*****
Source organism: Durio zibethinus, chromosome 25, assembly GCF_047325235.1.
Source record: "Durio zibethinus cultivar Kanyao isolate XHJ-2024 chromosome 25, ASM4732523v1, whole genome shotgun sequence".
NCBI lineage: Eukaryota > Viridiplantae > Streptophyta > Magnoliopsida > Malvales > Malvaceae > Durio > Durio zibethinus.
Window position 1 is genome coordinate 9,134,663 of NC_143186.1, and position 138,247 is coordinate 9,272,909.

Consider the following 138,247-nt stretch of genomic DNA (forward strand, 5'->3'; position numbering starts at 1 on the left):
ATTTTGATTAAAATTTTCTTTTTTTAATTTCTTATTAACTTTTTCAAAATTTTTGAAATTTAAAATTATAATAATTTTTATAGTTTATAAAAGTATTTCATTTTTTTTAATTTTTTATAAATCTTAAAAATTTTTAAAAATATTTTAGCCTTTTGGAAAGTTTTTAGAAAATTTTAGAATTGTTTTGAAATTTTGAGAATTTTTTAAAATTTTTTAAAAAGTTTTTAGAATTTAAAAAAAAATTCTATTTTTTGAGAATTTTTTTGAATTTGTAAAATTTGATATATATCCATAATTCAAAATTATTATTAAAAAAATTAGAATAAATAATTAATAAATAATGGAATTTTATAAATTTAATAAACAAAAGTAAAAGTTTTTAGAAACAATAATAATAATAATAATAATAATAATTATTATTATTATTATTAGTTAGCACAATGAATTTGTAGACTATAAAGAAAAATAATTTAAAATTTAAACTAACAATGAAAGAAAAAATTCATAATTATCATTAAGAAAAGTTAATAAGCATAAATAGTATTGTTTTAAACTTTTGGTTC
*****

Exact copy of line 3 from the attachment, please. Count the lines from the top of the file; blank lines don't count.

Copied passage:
NCBI lineage: Eukaryota > Viridiplantae > Streptophyta > Magnoliopsida > Malvales > Malvaceae > Durio > Durio zibethinus.